Freight News, Rail

Calais intermodal service put back due to migrant fears

[ January 13, 2016   //   ]

SNCF Logistics’ rail freight subsidiary VIIA has postponed introduction of a new piggyback service from the South of France to Calais because of the migrant problems in the French port. The VIIA Britanica service was due to start operations from Le Boulou on the French-Spanish border on 12 January.
While extensive safety training has taken place in the past few weeks by rail teams and the police – during which no major incident was reported – “the exercises highlighted the need to double check with all actors the safety measures for rail traffic in Calais.”
“The Port Boulogne Calais and SNCF have made additional proposals to the French State in order to further reduce risks of incident,” VIIA added. VIIA Britanica and its partners are now worjking to ensure a launch “as soon as possible”, it added.
The UK’s Freight Transport Association pointed out that the new service would use a section of track running close to the Jungle Camp, with trains travelling at less than 12mph as they approach the port.
At a press conference to launch the new service at Multimodal 2015, a VIIA spokesman said that measures would be taken to ensure that the trains moved rapidly through the vulnerable area. Evidently, it has not proved possible to operate trains at high enough speeds to deter stowaways jumping aboard until the safety of the port security fence has been reached.
FTA’s EU affairs manager, Chris Yarsley, said: “This is yet another example of this vital trade route being affected by the actions of the migrants in Calais. The French government needs to move the camp away from the port as soon as possible and ensure the area is secure for transport operators.
“This will affect those who ship by road, rail and sea. We need to move freight off the roads and onto rail – this isn’t going to help achieve that aim.
“Our members have endured months of delays, disruptions and threats to their personal safety while travelling through Calais. This situation cannot be allowed to continue to adversely affect the livelihoods of transport operators who need to use this route.”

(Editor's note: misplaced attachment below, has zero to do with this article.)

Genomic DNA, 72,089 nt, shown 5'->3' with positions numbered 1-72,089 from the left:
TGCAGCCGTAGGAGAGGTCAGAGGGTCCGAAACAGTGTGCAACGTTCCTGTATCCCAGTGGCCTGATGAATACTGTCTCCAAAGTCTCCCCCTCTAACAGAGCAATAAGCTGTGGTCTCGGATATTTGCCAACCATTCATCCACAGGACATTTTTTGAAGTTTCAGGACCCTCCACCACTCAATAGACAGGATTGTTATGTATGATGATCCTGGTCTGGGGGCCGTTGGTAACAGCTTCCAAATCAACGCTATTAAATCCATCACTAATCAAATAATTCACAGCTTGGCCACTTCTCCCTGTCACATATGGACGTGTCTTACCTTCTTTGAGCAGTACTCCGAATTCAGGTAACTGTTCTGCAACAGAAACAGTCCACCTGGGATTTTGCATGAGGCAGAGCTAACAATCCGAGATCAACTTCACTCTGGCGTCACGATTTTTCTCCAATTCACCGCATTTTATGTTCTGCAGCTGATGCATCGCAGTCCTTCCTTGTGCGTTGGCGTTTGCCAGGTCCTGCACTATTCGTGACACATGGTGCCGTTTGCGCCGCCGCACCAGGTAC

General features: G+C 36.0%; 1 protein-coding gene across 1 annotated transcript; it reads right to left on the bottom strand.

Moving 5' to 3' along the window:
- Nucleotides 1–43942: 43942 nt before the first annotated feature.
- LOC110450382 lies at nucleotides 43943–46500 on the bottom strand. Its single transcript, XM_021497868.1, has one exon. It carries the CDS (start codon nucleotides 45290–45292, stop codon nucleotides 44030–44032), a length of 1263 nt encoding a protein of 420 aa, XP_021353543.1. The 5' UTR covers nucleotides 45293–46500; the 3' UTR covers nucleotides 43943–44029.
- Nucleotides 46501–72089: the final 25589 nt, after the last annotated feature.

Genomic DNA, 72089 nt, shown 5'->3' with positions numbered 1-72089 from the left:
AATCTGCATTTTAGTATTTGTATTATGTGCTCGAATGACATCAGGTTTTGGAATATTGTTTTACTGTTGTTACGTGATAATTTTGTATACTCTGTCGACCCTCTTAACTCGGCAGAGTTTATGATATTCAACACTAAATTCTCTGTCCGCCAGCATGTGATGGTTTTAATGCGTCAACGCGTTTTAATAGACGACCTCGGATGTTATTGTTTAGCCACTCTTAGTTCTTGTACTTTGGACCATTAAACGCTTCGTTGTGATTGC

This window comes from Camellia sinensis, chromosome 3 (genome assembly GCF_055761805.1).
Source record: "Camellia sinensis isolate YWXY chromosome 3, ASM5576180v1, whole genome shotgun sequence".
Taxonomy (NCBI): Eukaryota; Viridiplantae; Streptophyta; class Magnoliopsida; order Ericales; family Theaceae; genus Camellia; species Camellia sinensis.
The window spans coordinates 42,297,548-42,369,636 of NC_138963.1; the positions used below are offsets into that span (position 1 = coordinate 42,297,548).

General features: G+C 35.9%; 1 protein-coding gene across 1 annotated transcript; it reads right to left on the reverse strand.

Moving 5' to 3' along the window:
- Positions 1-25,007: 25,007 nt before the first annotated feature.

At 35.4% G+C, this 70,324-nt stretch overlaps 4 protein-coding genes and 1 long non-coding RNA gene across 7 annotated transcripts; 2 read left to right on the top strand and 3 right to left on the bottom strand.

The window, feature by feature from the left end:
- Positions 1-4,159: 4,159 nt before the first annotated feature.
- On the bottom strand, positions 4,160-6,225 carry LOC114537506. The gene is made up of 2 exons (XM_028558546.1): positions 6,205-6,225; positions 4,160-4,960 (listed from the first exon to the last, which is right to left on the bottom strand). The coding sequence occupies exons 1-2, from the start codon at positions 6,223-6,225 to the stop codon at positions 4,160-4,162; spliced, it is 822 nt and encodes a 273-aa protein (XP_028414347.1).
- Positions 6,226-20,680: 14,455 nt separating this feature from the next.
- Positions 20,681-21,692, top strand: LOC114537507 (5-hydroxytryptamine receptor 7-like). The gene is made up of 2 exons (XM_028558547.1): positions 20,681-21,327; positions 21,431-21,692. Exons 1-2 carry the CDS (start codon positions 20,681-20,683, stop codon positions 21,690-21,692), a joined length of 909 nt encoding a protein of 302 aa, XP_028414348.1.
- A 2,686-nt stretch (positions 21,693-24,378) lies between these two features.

A Eurotunnel spokesman described VIIA Britanica as “a very poorly thought-out scheme.” Trains would have to come into Frethun yard to switch from electric to diesel traction and then proceed at low speed, under diesel power, passing close to the Calais migrants’ ‘Jungle’ camp as they did so.
In the return direction, trains would crawl past the Jungle on their way back to Frethun, which is next to the Eurotunnel security fence providing what the Eurotunnel spokesman described as “a migrant taxi service” to the sensitive Eurotunnel security cordon.
Eurotunnel argues that a through train to a London area terminal via the High Speed 1 route – similar to DB Schenker’s intermodal service from Poland to Barking – would be a much better solution. The spokesman pointed out that Eurotunnel’s new pricing structure offers attractive pricing for freight trains through the Tunnel, although uit would also be necessary to obtain scarce train parths on the High Speed 1 passenger line from the Tunnel to London, as this is the only rail route in the UK with a loading gauge large enough to handle piggyback trains.
Calais port has also provided considerable funding for the VIIA Britanica project, and a through rail service would not provide traffic for ferries in the same way as a service terminating at the port.

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